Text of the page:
Minority Democrats in the Legislature unveiled their vision of an oil tax system should voters this summer roll back the tax structure lawmakers approved last year.
It includes the idea of the state getting directly into the oil business by allowing the Alaska Industrial Development and Export Authority, the state development finance corporation, to finance oilfield development with small independent companies and own an equity share in the field, not just a tax and royalty interest.
“There are (state) entities around the world that own a share of their oil industry (through state oil companies) and I have confidence that we have the ability to do this,” said Sen. Bill Wielechowski, D-Anchorage.
The state is already proposing to own a share of a proposed large gas project through the state-owned Alaska Gasline Development Corp., Wielechowski said, and AIDEA itself has invested in oil drilling rigs.
“I like the idea of AIDEA providing venture capital to oil and gas projects. There are independent companies coming to Alaska who lack capital,” Wielechowski said.
“The governor’s giveaway is a pathway to poverty,” Rep. Les Gara, D-Anchorage, said in the press conference. “He throws two billion dollars out of an airplane and hopes it lands in the piggy bank. Our bill makes sure Alaska’s oil money goes into Alaska’s piggy bank, and that for every dollar we give back to the industry, we get more oil production in return.”
Gara did not explain in the Feb. 24 press conference, however, how the Democrats’ bill ensures that tax reductions are reinvested in the state, or how the proposal was better than a targeted per-barrel tax credit for new oil allowed in Senate Bill 21, the tax change that was passed by the Legislature last year.
The per-barrel credit in SB21 replaced a general capital investment tax credit that was not targeted to new production. In the press conference, French acknowledged that, “targeted tax credits work better.”
The Democrats’ proposal is similar to a plan they put forth last year as an alternative to the plan pushed by Gov. Sean Parnell that ultimately passed. Democrats say their plan also is aimed at ensuring Alaska gets its “fair share” for its oil.
Senate Minority Leader Hollis French, D-Anchorage, called the Democrats’ plan a fair alternative.
“Or, as we say, there’s a better way than the giveaway,” he said.
Had SB21, the tax-change bill passed by the Legislature in 2013, been in effect from 2007 through 2013 instead of the former tax system, Alaska’s Clear and Equitable Share, or ACES, the state treasury would be poorer by $8.5 billion, French said.
The Democrats’ proposal would, among other things, provide time-limited tax breaks for oil from newer fields and new developments in legacy, or older, fields. It would provide tax breaks for future production of heavy oil and for future production in legacy fields greater than 2012 levels.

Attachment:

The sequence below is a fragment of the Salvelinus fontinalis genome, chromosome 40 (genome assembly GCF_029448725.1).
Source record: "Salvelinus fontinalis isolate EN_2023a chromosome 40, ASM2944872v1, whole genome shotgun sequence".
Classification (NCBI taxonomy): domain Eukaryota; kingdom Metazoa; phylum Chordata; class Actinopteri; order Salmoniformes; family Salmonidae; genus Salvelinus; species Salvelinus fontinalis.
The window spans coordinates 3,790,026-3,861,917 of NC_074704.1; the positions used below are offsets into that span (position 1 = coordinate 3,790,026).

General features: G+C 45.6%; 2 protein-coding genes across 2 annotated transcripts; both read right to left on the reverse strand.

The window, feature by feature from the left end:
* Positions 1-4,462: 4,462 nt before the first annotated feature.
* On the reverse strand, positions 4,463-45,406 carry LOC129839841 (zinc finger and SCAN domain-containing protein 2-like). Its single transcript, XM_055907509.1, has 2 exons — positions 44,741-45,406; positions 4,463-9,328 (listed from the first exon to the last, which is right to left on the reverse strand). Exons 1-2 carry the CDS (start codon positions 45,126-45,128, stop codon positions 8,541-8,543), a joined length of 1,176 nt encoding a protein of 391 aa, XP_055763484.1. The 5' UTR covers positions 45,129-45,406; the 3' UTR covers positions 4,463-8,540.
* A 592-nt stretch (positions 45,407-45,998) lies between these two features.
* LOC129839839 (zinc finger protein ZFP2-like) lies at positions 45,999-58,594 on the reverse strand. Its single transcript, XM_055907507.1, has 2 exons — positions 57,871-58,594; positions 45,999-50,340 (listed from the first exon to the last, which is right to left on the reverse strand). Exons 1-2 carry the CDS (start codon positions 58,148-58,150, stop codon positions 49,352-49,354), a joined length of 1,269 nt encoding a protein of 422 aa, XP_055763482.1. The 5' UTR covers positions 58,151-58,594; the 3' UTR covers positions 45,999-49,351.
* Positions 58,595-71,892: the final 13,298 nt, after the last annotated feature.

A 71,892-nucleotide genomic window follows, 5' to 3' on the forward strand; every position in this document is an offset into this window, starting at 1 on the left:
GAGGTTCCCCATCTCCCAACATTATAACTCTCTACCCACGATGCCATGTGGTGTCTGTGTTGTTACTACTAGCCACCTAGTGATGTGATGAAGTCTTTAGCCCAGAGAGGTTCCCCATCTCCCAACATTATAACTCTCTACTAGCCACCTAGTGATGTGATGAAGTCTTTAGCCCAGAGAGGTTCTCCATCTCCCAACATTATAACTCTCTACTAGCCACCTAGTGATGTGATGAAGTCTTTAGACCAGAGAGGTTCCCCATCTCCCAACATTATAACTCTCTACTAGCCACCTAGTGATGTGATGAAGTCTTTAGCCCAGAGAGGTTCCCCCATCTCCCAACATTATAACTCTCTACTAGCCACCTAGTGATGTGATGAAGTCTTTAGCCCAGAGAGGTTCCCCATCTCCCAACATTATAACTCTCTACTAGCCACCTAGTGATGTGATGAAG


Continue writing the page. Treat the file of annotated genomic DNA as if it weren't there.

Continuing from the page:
It also would require minimum work commitments as part of lease terms and allow AIDEA to issue loans to build or improve North Slope oil processing facilities and other infrastructure.
There is another bill pending in the Legislature, House Bill 230 by Rep. Paul Seaton, R-Homer, that would enable AIDEA to invest in oil processing facilities.
Sen. Bert Stedman, R-Sitka, also has proposed legislation, in SB192, that would reduce some of the tax benefits allowed to companies under the new tax law enacted by SB21. French said he supports Stedman’s bill. The Democrats’ bill goes further than Stedman in proposing changes, however.
Voters in August will decide whether to keep or repeal the oil tax structure passed by lawmakers in 2013. If the referendum is successful, the system will revert to what was in place before the change, ACES, French said.
The Democrats’ proposal builds off ACES. That system featured a 25 percent base tax rate and a progressive surcharge triggered when a company’s production tax value hit $30 a barrel, which industry representatives said ate too deeply into profits, discouraging new investment. The surcharge also was credited with helping fatten the state’s coffers when prices climbed in recent years.
The Democrats’ proposal — Senate Bill 202 and House Bill 338, in their respective chambers — would reinstate a progressivity formula that was in the ACES tax but reduce it at higher oil prices and cap it at about $192.50 a barrel under current estimates, according to a fact sheet.
“We do bend the curve on progressivity at the high price levels,” French said.
The law passed last year took an entirely different approach to oil taxes. It has a 35 percent base tax rate compared with 25 percent under ACES and per-barrel tax credits for what would be considered new oil and production. For legacy fields, there is a sliding-scale per-barrel credit that is higher at lower prices and decreases to zero at higher prices.
Willis Lyford is a spokesman for the Vote No on 1 campaign, which opposes the referendum.
He said in a statement that the Democrats’ measure should not be viewed as a serious policy proposal because they are advocating something different than the old system that they have urged voters to support.
Tim Bradner is a reporter for the Alaska Journal of Commerce.